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Is 'mouth taping' the secret to a good night's sleep?

Some wellness influencers on TikTok are claiming it helps with snoring and dry mouth.
/ Source: TODAY

If you want quality shut-eye, consider taping your mouth shut? At least that’s what some popular wellness influencers, including Gwyneth Paltrow, are claiming on social media. But medical experts say this is a trend that comes with some life-threatening drawbacks.

Busy mom of three Chance Culp told TODAY in a segment aired Nov. 16 that she's taped her mouth every night since she tried it for the first time because it helped her sleep "like a baby. I stayed asleep all night long. ... I’ve not skipped a night."

Another mom of three Lindsey Polidore has felt a "huge difference" in the quality of her sleep since trying the trend four months ago, she told TODAY in the Nov. 16 segment. "I noticed that I just have a much deeper sleep I wake up a lot more rested. I do credit mouth taping to becoming more of a morning person so I can wake up now at 5:45 without feeling exhausted."

"It’s a lot more than just some TikTok trend," Polidore added.

One of the first TikTok videos espousing the benefits of practice, which has since racked up millions of views, was posted in 2021 by health coach Cory Rodriguez. In the video, he places an adhesive over his lips — special strips designed for open-mouth snorers, but he noted that “gentle paper medical tape” works just as well.

“The goal is to breathe through your nose while you’re asleep versus your mouth,” Rodriguez explained. He then lists all the supposed benefits, including improved oral hygiene, a better slumber, reduced dry mouth and a decrease in snoring.

Fellow content creator Alexis Fischer is also a fan of mouth taping.

"You're going to get the deepest sleep you've ever experienced," Fischer raved in another TikTok clip.

"It does not completely seal your lips & breath can still pass through your mouth, The tape isn’t crazy strong!” she added in the comments.

Many people credit mouth taping for improving their overall sleep patterns.

“This has changed my life. No more snoring, mouth breathing, or congestion,” one person wrote on Fischer’s TikTok video.

Added another: “This is the single most life changing thing I’ve ever learned from TikTok. I’ve been doing this every night for 6mos. Can’t sleep w/out it now.”

Is this an effective sleep aid? Experts weigh in

We’re meant to be nose breathers, Dr. James Mojica, clinical director of pulmonary and critical care medicine at Massachusetts General Hospital, explained to TODAY. Noses humidify the air and filter debris before it can get into your lungs, and they boost your oxygen uptake. Breathing through your nose can also reduce allergy symptoms, lower blood pressure and help with anxiety.

On the other hand, breathing through your mouth has been linked to sleep disorders, bad breath, gum disease and misalignment of the teeth. When a person breathes through their mouth during sleep, it can often indicate some kind of nasal restriction or obstruction.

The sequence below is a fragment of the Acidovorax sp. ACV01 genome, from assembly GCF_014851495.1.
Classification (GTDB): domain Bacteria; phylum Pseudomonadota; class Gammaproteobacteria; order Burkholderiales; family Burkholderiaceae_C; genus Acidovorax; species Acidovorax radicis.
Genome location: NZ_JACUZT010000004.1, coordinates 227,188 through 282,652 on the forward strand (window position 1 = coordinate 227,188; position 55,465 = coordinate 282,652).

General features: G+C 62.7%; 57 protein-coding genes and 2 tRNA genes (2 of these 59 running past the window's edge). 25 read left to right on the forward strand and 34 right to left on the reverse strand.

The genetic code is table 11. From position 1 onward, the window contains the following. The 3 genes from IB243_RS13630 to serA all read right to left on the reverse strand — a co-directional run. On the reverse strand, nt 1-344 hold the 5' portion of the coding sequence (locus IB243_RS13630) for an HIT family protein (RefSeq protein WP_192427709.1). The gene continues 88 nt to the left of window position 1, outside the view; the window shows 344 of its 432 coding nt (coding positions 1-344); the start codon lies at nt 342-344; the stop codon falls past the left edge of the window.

"We often mouth breath when we are trying to intake more oxygen, like after a vigorous sprint," Dr. W. Christopher Winter, a neurologist and sleep specialist in Charlottesville, Virginia, told TODAY.

But if you’re breathing through your mouth at night, Mojica warns that taping it shut is not the solution. 

“You want to figure out why you’re mouth breathing,” he told TODAY. “You want to find the source of the snoring.”

One possible cause is sleep apnea, which happens when a person’s upper airway becomes blocked repeatedly during sleep, reducing or completely stopping airflows, according to the National Heart Lung and Blood Institute. It can be related to obesity, heart or kidney failure, endocrine disorders and other serious conditions. 

A deviated septum, a nasal polyp, allergies or asthma could also be causing you to mouth breathe, Mojica said.

Mouth taping has not been formally studied and is not an approved therapy, but Mojica compares the practice to nasal strips, which are marketed as a tool to open the nasal passages. 

“I have had patients swear that with nasal strips, their snoring went away,” he shared. “Then we do a sleep study, and it shows that there’s no difference whatsoever.”

Because of the lack of research, mouth taping isn't recommended, Dr. Marri Horvat, a sleep specialist at Cleveland Clinic, told TODAY in the Nov. 16 segment. Plus, "there's a lot of risks to it," she added. "If your airway’s already obstructed through your nasal passage and now you take away the only area that you can actually get air through, it can cause a lot of problems.”

Side effects of mouth taping, stemming from a lack of oxygen due the airway being blocked, include cardiac arrest, arrhythmia and seizures, Horvat said.

To reduce mouth breathing at night, Dr. Megan Acho, pulmonologist and sleep specialist at University of Michigan Health, recommended paying attention to your sleep position and what you're drinking before bedtime. “Mouth breathing and snoring can be worsened by things like sleeping on your back and drinking alcohol," she said.

Multiple experts also stressed the importance of talking to a doctor before trying mouth taping because if you're struggling with sleep, it may be a bigger problem than how you're breathing. And it's extra important to get help if you have sleep apnea symptoms, such as excessive sleepiness during the day, waking up feeling like you're choking or gasping, or frequent headaches in the morning.